DENVER, COLO. — Changing viewpoints on addressing companion-animal pain and the benefits of doing so are highlighted in newly created pain-management
guidelines — the product of a partnership task force between the American Animal Hospital Association (AAHA) and the American
Association of Feline Practitioners (AAFP).
The AAHA/AAFP Pain Management Guidelines for Dogs and Cats are meant to serve as a blueprint for veterinarians.
"Addressing contemporary approaches to manage pain gives us the ability to fulfill our veterinary duty to alleviate suffering
of animals. These guidelines will give veterinarians and pet owners a common compass to diagnose and manage pain that affects
cats and dogs," says Thomas Carpenter, DVM and AAHA president.
"The guidelines are written in a way that provides a lot of information, and a foundation for providing pain management within
our standards. It is a really good road map."
Prevention of maladaptive pain, identification of overlooked causes of pain and use of multimodal pain therapy are among the
most important segments of the guidelines, says task-force member Ilona Rodan, DVM, Dipl. ABVP and AAFP member.
"Since pain management applies so well to both dogs and cats, it made perfect sense for us to work together on it," says Jane
Brunt, DVM, AAHA member and immediate past president of AAFP, of the AAHA-AAFP partnership task force. "I hope practitioners
will take the time to read them, think about them and see how they can integrate pain management into their practice if they
are not already doing so.
"Guidelines can help educate veterinarians about the latest information, and help them educate clients. It's good medicine
and it's good for the practice. It shows clients we care about their pets to the end," Rodan adds.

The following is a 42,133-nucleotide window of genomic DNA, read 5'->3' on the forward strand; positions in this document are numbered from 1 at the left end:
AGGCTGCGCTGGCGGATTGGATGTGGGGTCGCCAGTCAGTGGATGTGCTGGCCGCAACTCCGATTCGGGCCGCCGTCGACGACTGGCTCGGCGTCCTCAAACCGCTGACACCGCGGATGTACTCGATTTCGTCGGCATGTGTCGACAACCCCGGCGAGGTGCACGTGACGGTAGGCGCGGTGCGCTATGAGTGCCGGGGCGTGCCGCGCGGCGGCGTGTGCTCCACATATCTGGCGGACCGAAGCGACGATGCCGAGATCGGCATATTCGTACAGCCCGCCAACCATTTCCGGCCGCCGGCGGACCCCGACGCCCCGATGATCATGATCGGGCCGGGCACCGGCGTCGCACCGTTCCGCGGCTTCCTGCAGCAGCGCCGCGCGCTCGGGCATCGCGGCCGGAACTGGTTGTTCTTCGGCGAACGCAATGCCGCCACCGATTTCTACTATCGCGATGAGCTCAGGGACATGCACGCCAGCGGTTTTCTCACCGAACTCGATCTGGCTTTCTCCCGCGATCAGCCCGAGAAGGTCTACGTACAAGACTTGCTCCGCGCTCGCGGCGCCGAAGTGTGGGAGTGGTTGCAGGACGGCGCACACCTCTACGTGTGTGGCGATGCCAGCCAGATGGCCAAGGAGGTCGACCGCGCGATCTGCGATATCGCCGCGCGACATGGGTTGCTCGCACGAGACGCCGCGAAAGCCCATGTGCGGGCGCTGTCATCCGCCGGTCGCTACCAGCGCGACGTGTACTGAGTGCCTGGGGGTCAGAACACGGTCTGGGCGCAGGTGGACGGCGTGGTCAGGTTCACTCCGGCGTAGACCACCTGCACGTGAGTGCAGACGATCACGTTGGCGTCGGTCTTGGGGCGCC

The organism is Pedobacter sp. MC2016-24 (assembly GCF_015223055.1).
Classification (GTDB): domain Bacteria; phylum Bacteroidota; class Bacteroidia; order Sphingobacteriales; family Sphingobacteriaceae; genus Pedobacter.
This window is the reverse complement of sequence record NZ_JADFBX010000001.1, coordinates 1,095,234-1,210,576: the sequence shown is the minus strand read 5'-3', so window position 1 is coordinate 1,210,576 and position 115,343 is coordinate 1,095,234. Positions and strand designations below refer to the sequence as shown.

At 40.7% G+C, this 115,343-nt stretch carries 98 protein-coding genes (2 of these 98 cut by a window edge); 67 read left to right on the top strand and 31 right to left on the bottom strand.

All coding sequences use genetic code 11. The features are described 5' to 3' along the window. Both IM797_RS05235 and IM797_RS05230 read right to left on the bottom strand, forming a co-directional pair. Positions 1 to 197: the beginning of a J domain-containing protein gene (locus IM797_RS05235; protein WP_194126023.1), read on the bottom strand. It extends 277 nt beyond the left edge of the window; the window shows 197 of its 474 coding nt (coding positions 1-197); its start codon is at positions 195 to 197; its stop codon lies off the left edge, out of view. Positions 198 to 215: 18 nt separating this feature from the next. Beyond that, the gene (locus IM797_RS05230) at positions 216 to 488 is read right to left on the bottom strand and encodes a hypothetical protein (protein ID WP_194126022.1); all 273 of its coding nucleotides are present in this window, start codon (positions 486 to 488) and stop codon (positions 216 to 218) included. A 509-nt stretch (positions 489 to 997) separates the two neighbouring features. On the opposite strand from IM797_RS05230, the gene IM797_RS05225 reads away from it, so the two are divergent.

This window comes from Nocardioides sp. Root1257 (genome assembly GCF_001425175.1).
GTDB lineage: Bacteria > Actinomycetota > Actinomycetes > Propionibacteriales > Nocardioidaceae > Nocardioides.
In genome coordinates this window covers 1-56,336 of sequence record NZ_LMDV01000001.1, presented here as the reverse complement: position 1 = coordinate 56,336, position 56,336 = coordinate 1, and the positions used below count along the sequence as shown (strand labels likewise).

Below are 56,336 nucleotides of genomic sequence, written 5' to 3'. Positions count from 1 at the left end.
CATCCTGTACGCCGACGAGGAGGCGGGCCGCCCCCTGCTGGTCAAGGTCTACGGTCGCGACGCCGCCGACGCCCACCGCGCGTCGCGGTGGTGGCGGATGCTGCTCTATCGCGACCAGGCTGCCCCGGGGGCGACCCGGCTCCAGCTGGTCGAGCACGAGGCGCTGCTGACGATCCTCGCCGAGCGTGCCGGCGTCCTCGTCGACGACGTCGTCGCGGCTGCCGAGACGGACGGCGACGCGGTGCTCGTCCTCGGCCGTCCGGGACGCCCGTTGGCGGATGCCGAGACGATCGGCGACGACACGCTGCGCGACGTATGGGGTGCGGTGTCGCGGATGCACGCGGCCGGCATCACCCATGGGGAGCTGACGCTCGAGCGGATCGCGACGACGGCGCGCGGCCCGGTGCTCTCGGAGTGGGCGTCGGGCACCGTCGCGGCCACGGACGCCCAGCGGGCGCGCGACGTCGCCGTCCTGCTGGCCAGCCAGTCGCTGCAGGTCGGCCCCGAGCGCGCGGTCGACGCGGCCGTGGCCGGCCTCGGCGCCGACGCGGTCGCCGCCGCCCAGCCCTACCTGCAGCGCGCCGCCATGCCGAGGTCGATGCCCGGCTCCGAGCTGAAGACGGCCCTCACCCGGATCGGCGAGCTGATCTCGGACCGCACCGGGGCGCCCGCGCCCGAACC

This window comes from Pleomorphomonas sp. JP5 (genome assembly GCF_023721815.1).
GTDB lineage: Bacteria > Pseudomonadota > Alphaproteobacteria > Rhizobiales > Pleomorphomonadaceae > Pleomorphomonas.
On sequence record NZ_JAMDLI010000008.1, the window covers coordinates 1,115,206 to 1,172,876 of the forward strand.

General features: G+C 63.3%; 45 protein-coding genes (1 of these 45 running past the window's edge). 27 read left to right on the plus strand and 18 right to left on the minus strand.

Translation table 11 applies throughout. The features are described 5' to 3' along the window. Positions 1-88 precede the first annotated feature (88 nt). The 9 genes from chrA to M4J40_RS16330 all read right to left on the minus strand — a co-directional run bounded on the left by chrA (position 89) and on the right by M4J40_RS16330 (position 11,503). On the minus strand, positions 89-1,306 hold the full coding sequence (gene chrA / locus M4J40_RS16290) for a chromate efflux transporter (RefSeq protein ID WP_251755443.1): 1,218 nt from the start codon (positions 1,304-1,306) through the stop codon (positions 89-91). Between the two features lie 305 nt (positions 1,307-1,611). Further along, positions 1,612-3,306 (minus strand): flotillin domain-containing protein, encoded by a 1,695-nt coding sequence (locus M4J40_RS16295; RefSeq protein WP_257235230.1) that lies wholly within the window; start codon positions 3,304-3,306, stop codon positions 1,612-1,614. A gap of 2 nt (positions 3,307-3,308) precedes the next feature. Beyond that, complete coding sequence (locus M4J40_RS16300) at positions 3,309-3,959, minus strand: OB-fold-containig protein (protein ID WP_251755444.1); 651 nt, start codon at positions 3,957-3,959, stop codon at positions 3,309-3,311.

A recent article by Bernard Rollin, animal ethicist and Colorado State University Distinguished Professor of Philosophy, helped
initiate the task force, says Bill Folger, DVM and chair of the AAFP feline-welfare committee.
A major role of the veterinarian is to treat and control animal pain and distress, but historically this role has been neglected
in both human and veterinary medicine for ideological reasons, Rollin's article contends. Ethically, it is vital for society
to move past this ideology to ensure proper medicine and ethical treatment for companion animals.
"I would love for veterinary medicine to move way ahead of human medicine in this regard," Folger says.
The guidelines create an outline for meeting standards of care that are evolving rapidly, says Rodan. Three reasons are driving
the shift in expectations:
- Medical advances provide more analgesics with fewer side effects.
- Clients view their pets as family members and demand better care, including the prevention and treatment of pain.
- Pets live longer, so DVMs need to ensure older animals are not living in pain.
"Pain management has not been implemented as it should for a number of reasons. In the past, it was thought that pain prevented
the animal from being too active and further injuring itself. We now know that pain management is important to help with healing,
quicker recovery and quality of life for our patients," Rodan says.
The guidelines magnify the importance of pain management and how thoughts on its administration have changed, says Folger.
"A decade ago, no one used pain management. I started making pain management non-elective on a variety of procedures in 1998.
A whole lot of my colleagues would say that was unnecessary. Now we have a whole body of evidence to show it reduces the healing
time and reduces complications," he says.
"Preoperative pain management is imperative. I can tell you the people on the animal-welfare committees, all of us, recognize
our profession is moving in that direction and there are many barriers that need to come down."